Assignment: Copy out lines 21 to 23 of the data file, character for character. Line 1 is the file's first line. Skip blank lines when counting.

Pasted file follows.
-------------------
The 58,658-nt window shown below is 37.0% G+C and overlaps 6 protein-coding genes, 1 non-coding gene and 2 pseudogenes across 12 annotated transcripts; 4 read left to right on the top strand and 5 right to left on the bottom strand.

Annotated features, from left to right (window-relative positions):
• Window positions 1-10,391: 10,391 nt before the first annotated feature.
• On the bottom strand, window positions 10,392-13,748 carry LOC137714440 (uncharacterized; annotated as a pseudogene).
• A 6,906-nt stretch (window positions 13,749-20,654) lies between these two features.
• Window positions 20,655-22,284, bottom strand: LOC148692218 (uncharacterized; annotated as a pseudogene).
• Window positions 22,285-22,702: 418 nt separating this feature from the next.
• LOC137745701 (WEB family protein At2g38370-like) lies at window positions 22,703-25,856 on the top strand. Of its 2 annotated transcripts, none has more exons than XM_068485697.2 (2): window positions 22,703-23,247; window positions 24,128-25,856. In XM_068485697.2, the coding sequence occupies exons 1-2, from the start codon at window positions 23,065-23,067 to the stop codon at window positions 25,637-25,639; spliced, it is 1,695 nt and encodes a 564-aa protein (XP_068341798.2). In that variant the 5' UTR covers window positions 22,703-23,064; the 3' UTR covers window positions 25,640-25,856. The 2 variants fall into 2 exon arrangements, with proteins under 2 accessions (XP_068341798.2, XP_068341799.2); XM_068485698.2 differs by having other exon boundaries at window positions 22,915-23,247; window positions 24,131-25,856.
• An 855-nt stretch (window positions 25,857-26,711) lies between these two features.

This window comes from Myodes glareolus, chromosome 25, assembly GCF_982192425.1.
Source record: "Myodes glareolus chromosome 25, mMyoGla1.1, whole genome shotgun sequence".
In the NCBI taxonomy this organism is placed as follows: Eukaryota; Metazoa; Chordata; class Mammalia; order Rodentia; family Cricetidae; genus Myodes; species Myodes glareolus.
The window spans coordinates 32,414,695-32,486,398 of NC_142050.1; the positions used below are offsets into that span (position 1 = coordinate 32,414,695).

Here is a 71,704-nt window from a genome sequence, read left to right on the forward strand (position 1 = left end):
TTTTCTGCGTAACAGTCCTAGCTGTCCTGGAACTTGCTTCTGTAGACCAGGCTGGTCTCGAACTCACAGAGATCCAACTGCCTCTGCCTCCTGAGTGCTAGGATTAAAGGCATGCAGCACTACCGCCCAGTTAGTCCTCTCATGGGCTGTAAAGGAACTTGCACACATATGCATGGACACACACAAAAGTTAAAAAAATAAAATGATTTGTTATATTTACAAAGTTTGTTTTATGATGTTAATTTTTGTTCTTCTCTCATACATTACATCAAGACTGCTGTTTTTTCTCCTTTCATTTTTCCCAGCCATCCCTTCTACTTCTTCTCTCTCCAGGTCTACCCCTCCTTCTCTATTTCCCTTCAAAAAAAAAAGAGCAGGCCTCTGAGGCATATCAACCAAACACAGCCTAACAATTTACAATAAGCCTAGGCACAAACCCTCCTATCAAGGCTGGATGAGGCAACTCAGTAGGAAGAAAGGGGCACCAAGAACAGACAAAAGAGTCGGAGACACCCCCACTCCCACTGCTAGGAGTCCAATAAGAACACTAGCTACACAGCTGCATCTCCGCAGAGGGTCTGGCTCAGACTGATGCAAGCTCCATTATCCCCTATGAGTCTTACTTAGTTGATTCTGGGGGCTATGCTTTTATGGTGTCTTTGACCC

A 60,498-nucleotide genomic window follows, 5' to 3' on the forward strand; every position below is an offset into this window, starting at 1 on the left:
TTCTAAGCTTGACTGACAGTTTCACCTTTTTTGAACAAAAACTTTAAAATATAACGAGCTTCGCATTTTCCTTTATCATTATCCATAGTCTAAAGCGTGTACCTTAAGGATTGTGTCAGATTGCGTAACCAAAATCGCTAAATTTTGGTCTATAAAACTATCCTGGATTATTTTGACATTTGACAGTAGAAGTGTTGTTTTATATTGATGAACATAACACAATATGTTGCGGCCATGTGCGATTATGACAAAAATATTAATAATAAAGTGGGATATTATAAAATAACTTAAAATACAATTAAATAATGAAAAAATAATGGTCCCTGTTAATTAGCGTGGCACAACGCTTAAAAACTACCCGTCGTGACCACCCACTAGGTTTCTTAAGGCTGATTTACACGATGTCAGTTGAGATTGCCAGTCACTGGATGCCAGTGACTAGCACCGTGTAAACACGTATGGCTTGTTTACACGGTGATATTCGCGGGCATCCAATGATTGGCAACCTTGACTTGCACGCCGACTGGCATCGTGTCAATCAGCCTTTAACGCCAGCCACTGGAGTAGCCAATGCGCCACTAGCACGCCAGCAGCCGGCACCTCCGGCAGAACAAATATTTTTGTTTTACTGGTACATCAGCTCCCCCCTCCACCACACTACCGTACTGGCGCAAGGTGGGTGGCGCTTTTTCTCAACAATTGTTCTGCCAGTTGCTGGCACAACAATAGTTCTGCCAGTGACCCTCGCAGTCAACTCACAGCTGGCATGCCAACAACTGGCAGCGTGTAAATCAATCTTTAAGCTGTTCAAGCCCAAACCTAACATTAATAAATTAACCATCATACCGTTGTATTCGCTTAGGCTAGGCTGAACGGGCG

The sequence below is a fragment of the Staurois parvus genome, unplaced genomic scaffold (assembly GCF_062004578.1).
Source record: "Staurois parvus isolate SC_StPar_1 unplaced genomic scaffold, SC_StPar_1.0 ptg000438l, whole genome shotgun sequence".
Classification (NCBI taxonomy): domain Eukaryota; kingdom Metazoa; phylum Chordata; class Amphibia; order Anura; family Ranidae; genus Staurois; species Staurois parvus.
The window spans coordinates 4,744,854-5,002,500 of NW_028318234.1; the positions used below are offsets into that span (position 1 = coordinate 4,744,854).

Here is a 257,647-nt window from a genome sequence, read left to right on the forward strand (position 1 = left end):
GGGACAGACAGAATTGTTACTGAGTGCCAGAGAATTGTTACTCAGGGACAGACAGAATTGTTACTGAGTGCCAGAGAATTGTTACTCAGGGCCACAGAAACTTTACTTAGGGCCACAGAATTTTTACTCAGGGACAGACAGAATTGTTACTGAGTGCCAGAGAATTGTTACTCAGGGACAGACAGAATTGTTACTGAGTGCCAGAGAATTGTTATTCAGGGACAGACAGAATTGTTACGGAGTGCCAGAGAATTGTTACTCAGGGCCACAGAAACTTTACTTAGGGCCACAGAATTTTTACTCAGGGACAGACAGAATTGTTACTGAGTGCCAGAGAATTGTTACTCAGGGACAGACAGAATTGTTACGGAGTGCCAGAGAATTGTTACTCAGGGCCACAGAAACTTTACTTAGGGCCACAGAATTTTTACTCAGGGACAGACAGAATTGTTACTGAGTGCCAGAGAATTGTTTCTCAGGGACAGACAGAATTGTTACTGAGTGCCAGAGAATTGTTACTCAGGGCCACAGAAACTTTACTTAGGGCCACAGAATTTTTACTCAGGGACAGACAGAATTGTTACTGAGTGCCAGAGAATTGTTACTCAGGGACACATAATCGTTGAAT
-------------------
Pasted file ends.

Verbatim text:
The window spans coordinates 4,744,854-5,002,500 of NW_028318234.1; the positions used below are offsets into that span (position 1 = coordinate 4,744,854).

Here is a 257,647-nt window from a genome sequence, read left to right on the forward strand (position 1 = left end):
GGGACAGACAGAATTGTTACTGAGTGCCAGAGAATTGTTACTCAGGGACAGACAGAATTGTTACTGAGTGCCAGAGAATTGTTACTCAGGGCCACAGAAACTTTACTTAGGGCCACAGAATTTTTACTCAGGGACAGACAGAATTGTTACTGAGTGCCAGAGAATTGTTACTCAGGGACAGACAGAATTGTTACTGAGTGCCAGAGAATTGTTATTCAGGGACAGACAGAATTGTTACGGAGTGCCAGAGAATTGTTACTCAGGGCCACAGAAACTTTACTTAGGGCCACAGAATTTTTACTCAGGGACAGACAGAATTGTTACTGAGTGCCAGAGAATTGTTACTCAGGGACAGACAGAATTGTTACGGAGTGCCAGAGAATTGTTACTCAGGGCCACAGAAACTTTACTTAGGGCCACAGAATTTTTACTCAGGGACAGACAGAATTGTTACTGAGTGCCAGAGAATTGTTTCTCAGGGACAGACAGAATTGTTACTGAGTGCCAGAGAATTGTTACTCAGGGCCACAGAAACTTTACTTAGGGCCACAGAATTTTTACTCAGGGACAGACAGAATTGTTACTGAGTGCCAGAGAATTGTTACTCAGGGACACATAATCGTTGAAT